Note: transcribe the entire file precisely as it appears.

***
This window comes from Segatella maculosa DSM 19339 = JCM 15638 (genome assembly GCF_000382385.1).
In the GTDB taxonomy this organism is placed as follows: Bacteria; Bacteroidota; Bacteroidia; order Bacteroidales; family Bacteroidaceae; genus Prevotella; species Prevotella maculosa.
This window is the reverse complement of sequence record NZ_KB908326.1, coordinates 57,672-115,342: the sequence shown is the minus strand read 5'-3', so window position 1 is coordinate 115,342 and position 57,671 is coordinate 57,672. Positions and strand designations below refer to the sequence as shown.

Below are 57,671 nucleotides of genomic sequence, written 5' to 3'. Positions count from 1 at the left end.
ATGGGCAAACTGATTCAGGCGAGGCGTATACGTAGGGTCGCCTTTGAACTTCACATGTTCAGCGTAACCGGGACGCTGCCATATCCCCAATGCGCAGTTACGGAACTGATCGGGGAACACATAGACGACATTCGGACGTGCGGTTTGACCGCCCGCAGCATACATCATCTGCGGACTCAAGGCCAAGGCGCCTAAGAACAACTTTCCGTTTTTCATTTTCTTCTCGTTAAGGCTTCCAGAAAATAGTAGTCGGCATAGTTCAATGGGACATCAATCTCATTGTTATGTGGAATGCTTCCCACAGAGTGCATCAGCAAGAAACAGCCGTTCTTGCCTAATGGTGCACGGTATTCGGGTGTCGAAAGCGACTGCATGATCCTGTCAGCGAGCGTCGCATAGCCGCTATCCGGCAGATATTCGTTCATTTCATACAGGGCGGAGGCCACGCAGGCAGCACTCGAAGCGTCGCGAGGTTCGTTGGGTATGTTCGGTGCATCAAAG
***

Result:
This window comes from Segatella maculosa DSM 19339 = JCM 15638 (genome assembly GCF_000382385.1).
In the GTDB taxonomy this organism is placed as follows: Bacteria; Bacteroidota; Bacteroidia; order Bacteroidales; family Bacteroidaceae; genus Prevotella; species Prevotella maculosa.
This window is the reverse complement of sequence record NZ_KB908326.1, coordinates 57,672-115,342: the sequence shown is the minus strand read 5'-3', so window position 1 is coordinate 115,342 and position 57,671 is coordinate 57,672. Positions and strand designations below refer to the sequence as shown.

Below are 57,671 nucleotides of genomic sequence, written 5' to 3'. Positions count from 1 at the left end.
ATGGGCAAACTGATTCAGGCGAGGCGTATACGTAGGGTCGCCTTTGAACTTCACATGTTCAGCGTAACCGGGACGCTGCCATATCCCCAATGCGCAGTTACGGAACTGATCGGGGAACACATAGACGACATTCGGACGTGCGGTTTGACCGCCCGCAGCATACATCATCTGCGGACTCAAGGCCAAGGCGCCTAAGAACAACTTTCCGTTTTTCATTTTCTTCTCGTTAAGGCTTCCAGAAAATAGTAGTCGGCATAGTTCAATGGGACATCAATCTCATTGTTATGTGGAATGCTTCCCACAGAGTGCATCAGCAAGAAACAGCCGTTCTTGCCTAATGGTGCACGGTATTCGGGTGTCGAAAGCGACTGCATGATCCTGTCAGCGAGCGTCGCATAGCCGCTATCCGGCAGATATTCGTTCATTTCATACAGGGCGGAGGCCACGCAGGCAGCACTCGAAGCGTCGCGAGGTTCGTTGGGTATGTTCGGTGCATCAAAG